• Qualifying as a Live Liver Donor

    Prior to starting the live donor process, the potential recipient's medical condition is assessed to assure that he or she is an acceptable candidate for a live donor transplant. Once that determination has been made, the candidate is asked to inform any potential living donors to contact the Transplant Department.

    An individual must first volunteer to donate a portion of his or her liver to a family member or someone with whom he or she shares strong emotional ties. Not all volunteers, however, are deemed suitable. Potential donors must match the following criteria:

    • His or her blood type must be compatible with the recipient's blood type.
    • His or her liver must be large enough relative to the recipient's body size.
    • He or she must be between the ages of 18 and 60.
    • He or she must test negative for active or chronic hepatitis B and C and can have no serious medical conditions such as diabetes, cancer or heart disease.

    Careful screening tests must be performed to evaluate the health and suitability of the donor. Psychiatric evaluations are also conducted to ensure that the donor does not feel unduly pressured by other family members and is truly willing to undergo the procedure, even if it should fail.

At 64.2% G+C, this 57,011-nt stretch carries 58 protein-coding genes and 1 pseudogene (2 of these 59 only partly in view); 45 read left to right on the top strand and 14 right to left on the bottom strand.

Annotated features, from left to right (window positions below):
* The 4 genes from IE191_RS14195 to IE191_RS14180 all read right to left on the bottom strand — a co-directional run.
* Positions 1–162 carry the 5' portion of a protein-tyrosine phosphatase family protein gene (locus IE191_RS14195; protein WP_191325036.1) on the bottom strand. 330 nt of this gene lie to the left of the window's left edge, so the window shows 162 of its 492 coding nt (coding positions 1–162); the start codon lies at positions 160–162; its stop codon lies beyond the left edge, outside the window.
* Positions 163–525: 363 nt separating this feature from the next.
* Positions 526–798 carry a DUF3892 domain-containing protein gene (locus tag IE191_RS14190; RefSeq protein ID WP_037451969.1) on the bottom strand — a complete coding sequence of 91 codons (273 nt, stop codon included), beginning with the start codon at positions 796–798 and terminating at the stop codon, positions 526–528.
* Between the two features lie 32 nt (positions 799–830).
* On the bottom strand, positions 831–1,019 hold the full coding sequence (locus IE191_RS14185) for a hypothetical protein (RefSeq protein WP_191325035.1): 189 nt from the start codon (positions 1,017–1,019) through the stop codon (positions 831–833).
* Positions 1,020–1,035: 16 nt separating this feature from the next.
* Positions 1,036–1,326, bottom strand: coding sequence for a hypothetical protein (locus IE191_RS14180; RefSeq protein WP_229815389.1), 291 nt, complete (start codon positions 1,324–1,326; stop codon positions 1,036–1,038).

After initial screening blood work is received and reviewed, a potential donor is scheduled for a consult with a transplant nurse and surgeon. This consult involves a discussion of the procedure itself, as well as an opportunity for the donor to ask any questions.

    The potential donor is then scheduled, along with the recipient, for a CT scan to evaluate liver volume and vascular anatomy. More extensive blood work is also completed at this time. If the donor is accepted based on his or her liver anatomy, a comprehensive evaluation is then scheduled. At this point, the potential donor meets with the independent donor advocate team. This team consists of a gastroenterologist, a psychiatrist and a social worker who do not have any ties to the recipient transplant team. The evaluation includes but is not limited to an ultrasound as well as preoperative testing. If a potential donor completes this evaluation and is accepted as a suitable donor by the multidisciplinary live donor screening committee and the recipient remains an acceptable transplant candidate, surgery is then scheduled.


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  • HRSA Award

    Health Resources and Services Administration (HRSA) Awards Lahey Clinic the Silver1 Medal of Honor for Organ Donation.